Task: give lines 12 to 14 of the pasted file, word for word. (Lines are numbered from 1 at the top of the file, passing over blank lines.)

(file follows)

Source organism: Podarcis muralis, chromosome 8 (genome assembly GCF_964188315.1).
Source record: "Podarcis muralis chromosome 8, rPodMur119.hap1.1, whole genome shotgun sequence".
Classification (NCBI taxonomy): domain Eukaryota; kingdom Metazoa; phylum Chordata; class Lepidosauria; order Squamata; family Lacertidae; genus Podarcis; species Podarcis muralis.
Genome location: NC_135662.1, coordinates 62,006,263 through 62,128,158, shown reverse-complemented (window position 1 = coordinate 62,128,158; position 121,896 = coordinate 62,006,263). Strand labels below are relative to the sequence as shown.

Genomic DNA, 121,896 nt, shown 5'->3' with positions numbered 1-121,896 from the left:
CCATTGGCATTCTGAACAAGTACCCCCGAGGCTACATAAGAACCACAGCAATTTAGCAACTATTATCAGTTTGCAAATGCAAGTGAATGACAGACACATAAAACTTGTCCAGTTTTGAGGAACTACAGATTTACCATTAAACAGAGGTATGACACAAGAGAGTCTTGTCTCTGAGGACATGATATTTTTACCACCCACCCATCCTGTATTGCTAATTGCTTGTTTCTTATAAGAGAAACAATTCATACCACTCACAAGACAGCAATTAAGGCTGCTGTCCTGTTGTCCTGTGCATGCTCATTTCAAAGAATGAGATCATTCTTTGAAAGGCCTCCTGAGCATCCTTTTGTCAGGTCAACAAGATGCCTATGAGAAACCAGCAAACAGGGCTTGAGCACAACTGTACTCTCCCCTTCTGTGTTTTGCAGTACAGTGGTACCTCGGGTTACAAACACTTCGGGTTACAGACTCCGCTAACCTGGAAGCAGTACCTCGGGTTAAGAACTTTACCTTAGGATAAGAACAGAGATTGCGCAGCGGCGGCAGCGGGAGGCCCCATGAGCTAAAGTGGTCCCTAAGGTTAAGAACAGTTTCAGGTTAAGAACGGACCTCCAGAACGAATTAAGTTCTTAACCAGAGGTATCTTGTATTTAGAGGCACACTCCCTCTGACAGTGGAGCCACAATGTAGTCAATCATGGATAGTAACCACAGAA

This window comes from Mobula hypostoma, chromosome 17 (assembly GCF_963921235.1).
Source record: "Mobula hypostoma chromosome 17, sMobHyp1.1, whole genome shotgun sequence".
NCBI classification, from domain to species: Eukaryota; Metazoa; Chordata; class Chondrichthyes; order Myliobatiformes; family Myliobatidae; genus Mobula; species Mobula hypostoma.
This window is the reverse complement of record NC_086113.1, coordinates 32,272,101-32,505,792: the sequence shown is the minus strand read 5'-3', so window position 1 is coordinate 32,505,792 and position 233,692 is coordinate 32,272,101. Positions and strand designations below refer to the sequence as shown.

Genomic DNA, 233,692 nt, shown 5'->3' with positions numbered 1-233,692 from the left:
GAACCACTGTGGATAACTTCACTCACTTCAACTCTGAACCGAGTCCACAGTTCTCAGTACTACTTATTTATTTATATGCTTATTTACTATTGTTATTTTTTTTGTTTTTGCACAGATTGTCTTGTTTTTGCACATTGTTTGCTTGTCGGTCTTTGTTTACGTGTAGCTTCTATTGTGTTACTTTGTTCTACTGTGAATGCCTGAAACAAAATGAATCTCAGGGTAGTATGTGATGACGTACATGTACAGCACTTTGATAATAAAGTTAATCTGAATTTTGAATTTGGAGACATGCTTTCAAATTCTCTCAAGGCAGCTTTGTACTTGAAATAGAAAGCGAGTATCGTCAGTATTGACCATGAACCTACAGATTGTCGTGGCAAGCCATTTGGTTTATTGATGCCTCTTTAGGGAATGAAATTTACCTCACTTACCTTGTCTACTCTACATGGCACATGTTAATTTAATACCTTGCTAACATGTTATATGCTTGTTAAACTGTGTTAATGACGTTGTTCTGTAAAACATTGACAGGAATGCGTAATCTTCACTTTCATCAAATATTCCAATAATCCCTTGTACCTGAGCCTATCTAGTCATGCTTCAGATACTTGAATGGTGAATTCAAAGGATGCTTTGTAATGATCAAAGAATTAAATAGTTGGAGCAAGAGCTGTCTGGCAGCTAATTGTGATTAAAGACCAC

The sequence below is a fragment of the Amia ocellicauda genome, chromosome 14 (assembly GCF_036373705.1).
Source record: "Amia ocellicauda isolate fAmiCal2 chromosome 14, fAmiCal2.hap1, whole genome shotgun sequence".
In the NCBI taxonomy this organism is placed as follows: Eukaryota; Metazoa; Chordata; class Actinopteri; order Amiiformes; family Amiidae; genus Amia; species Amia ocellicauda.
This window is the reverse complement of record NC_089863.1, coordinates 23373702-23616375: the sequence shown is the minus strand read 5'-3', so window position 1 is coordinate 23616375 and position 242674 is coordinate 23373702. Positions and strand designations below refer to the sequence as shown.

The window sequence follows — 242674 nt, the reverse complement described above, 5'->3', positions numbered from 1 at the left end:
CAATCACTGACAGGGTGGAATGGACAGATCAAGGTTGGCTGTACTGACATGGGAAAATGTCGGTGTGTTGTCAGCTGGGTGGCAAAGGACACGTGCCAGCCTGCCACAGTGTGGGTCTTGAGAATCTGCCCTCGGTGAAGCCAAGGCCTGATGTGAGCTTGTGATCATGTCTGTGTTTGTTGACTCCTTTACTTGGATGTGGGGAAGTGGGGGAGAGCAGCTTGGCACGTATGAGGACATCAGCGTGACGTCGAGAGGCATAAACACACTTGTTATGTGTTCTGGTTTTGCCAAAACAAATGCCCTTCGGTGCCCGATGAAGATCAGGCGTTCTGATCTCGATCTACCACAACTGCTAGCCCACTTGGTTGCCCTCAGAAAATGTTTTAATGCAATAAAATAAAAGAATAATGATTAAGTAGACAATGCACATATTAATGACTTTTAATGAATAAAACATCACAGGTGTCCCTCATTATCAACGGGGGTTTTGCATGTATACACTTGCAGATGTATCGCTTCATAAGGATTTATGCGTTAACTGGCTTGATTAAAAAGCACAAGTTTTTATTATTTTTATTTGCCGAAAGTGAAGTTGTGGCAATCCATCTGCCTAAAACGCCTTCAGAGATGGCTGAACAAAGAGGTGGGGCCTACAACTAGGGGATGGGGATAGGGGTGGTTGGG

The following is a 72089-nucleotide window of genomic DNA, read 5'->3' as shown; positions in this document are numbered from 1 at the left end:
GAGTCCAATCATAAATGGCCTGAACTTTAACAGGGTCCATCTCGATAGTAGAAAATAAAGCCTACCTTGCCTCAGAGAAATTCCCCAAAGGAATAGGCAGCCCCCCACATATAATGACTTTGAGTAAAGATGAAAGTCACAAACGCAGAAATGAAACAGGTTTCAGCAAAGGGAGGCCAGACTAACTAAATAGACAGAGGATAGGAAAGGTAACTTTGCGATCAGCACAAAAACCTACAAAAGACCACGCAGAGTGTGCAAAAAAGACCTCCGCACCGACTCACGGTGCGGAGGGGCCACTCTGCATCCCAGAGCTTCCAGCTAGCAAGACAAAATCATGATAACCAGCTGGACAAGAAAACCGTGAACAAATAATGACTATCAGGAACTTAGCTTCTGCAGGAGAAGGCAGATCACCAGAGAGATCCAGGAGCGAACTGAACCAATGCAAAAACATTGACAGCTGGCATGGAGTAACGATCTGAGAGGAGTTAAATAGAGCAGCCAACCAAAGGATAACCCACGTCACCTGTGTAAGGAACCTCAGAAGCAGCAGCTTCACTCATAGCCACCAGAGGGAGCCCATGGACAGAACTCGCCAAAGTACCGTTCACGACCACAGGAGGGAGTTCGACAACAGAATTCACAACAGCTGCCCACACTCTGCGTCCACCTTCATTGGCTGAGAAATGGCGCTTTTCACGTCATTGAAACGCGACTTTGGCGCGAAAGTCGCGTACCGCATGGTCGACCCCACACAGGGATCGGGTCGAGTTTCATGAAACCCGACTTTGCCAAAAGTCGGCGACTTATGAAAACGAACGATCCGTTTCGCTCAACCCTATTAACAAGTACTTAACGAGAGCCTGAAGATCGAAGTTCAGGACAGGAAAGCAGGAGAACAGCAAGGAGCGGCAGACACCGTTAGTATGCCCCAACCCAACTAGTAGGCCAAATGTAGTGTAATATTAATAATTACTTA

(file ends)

GAACCACTGTGGATAACTTCACTCACTTCAACTCTGAACCGAGTCCACAGTTCTCAGTACTACTTATTTATTTATATGCTTATTTACTATTGTTATTTTTTTTGTTTTTGCACAGATTGTCTTGTTTTTGCACATTGTTTGCTTGTCGGTCTTTGTTTACGTGTAGCTTCTATTGTGTTACTTTGTTCTACTGTGAATGCCTGAAACAAAATGAATCTCAGGGTAGTATGTGATGACGTACATGTACAGCACTTTGATAATAAAGTTAATCTGAATTTTGAATTTGGAGACATGCTTTCAAATTCTCTCAAGGCAGCTTTGTACTTGAAATAGAAAGCGAGTATCGTCAGTATTGACCATGAACCTACAGATTGTCGTGGCAAGCCATTTGGTTTATTGATGCCTCTTTAGGGAATGAAATTTACCTCACTTACCTTGTCTACTCTACATGGCACATGTTAATTTAATACCTTGCTAACATGTTATATGCTTGTTAAACTGTGTTAATGACGTTGTTCTGTAAAACATTGACAGGAATGCGTAATCTTCACTTTCATCAAATATTCCAATAATCCCTTGTACCTGAGCCTATCTAGTCATGCTTCAGATACTTGAATGGTGAATTCAAAGGATGCTTTGTAATGATCAAAGAATTAAATAGTTGGAGCAAGAGCTGTCTGGCAGCTAATTGTGATTAAAGACCAC

The sequence below is a fragment of the Amia ocellicauda genome, chromosome 14 (assembly GCF_036373705.1).
Source record: "Amia ocellicauda isolate fAmiCal2 chromosome 14, fAmiCal2.hap1, whole genome shotgun sequence".